Georgia-based lawmakers and leaders weigh in on Judge Ketanji Brown Jackson
ATLANTA, Ga. (CBS46) - Judge Ketanji Brown Jackson, seated in front of her parents, her family and friends, began the first day of confirmation hearings in her nomination to the United States Supreme Court.
“My parents taught me that unlike the many barriers that they had growing up, my path was clearer, so that if I worked hard and I believed in myself in America that I could do anything or be anything I wanted to be,” Jackson told the Senate Judiciary Committee.
As she acknowledged her husband, Dr. Patrick Jackson, he became tearful, smiling and nodding at Jackson, along with their daughters.
Jackson went on to outline her values extending from nine years as a federal judge working in Washington, D.C. and a decades long career as a lawyer and judge, a role in which she issued more than 500 judicial opinions.
“I have been a judge for nearly a decade now and I take my duty to be independent seriously,” Jackson said.
U.S. Senator Jon Ossoff, from Atlanta, is a member of the Senate Judiciary Committee. He spoke of the questions he plans to ask and also acknowledged the historic moment of Jackson being the first Black woman nominated to the U.S. Supreme Court.
“Through your brilliance and resilience and hard work, you have already rendered great service to the nation as a federal judge. And as a Black woman, you have overcome deeply rooted obstacles to earn nomination to our nation’s highest court,” Ossoff said to Jackson.
U.S. Senator Cory Booker also shared in the excitement.
“This is not a normal day for America. We have never had this moment before and I just want to talk about the joy,” Booker exclaimed.
While Republican senators did not try to challenge Jackson’s qualifications in the opening day, several made it clear that they will be asking tough questions in the coming days as they critique Jackson’s judicial record and her interpretation of the Constitution.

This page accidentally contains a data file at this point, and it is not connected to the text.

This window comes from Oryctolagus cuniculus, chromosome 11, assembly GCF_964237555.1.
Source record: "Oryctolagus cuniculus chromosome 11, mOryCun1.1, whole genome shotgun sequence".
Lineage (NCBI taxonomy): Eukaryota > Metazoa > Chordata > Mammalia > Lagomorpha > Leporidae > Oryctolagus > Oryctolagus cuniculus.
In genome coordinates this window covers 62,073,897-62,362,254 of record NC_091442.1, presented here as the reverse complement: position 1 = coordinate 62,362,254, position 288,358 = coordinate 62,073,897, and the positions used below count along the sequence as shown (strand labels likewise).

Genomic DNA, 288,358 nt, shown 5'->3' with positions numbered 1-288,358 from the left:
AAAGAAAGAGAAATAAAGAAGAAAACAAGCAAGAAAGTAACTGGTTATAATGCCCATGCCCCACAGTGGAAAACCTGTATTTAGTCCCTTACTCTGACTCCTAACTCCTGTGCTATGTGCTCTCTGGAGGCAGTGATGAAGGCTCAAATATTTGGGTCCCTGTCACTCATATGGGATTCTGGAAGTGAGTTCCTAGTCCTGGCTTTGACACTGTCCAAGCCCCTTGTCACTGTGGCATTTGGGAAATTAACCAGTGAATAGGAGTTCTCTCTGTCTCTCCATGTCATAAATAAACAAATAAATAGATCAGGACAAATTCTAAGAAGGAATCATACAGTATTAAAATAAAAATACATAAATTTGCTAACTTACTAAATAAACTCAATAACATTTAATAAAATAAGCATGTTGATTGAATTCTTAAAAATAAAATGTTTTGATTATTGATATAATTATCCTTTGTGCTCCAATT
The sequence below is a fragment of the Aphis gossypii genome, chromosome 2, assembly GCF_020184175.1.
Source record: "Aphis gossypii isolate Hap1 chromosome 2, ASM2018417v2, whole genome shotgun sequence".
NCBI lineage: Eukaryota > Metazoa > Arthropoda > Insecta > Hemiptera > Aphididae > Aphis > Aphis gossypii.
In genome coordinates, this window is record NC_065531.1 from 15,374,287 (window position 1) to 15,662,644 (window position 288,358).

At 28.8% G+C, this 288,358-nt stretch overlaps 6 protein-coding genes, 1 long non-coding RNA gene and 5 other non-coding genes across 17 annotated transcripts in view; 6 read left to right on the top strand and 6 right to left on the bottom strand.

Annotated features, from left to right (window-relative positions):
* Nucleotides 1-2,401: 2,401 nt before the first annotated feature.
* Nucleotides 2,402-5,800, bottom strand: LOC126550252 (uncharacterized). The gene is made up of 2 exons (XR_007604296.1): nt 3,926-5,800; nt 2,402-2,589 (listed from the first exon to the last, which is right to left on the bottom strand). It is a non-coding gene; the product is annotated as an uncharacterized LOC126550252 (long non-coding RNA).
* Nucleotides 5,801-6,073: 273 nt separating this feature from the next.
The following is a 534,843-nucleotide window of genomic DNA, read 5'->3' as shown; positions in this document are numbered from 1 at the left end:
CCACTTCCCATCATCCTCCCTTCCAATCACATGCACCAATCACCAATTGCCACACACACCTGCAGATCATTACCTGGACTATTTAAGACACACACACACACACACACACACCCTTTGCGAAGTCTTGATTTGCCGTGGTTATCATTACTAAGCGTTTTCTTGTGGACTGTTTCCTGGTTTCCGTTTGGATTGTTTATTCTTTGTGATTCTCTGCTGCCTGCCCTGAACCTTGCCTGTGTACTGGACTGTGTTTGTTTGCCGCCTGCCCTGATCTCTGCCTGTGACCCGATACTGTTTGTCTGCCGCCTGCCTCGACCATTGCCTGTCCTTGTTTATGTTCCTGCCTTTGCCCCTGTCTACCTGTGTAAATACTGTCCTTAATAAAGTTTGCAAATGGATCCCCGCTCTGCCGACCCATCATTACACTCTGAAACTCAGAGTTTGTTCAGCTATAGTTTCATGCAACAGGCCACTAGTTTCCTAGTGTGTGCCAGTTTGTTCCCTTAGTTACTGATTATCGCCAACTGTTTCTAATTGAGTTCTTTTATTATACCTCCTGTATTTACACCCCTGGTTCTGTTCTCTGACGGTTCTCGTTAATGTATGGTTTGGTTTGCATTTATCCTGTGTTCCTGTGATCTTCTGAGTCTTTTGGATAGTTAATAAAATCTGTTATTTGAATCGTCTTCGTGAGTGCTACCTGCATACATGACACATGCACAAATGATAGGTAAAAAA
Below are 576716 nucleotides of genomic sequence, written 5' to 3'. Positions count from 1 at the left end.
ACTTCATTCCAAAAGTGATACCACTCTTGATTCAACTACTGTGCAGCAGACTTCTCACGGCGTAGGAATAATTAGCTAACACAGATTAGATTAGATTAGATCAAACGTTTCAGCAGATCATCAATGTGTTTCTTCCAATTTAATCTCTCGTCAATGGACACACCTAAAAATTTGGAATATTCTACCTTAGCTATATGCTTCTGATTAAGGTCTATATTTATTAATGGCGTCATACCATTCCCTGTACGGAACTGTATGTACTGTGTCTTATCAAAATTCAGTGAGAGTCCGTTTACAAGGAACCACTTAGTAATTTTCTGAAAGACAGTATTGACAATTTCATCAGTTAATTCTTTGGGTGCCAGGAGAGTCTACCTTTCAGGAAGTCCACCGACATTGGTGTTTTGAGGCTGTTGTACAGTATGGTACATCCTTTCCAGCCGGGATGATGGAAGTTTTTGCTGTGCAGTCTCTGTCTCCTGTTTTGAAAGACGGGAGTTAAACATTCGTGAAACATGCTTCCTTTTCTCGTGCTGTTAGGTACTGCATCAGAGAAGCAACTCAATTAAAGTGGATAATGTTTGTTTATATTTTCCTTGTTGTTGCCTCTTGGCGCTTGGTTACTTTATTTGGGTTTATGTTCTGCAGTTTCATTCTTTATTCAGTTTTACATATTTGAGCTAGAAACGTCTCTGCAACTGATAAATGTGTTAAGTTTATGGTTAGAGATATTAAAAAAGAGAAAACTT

“It’s no secret I voted against Judge Jackson’s nomination to the circuit court last year, but I want to give her the opportunity to show why I should vote for her this time,” said U.S. Senator Tom Cotton, R-Arkansas.
Watching the hearings on her phone, State Rep. Rhonda Burnough is a part of a collective of more than 300 Black women who have launched weeks of support and rallies for Jackson through the Black Women’s Leadership Collective.
“One of the things they wanted us to do is to have the world’s largest African-American women watch party,” Burnough told CBS46. “It’s an exciting time for African American women. It’s an exciting time for African American girls. It’s an exciting time for brown girls... Her story is our story,” she continued.
Senators will be reviewing any and every part of Jackson’s legal history as a lawyer and a judge. Emory Law professor Fred Smith said there are three main points judges consider when deciding cases.
“The court, when it’s answering a legal question, looks at the text, the history, and the precedent,” Smith said. “They’re going to sometimes weigh those differently, but those are the three guide posts the judges will use, including Judge Jackson.”
The committee will begin questioning on Tuesday at 9 a.m. and will continue Wednesday. Witnesses will speak on Thursday.
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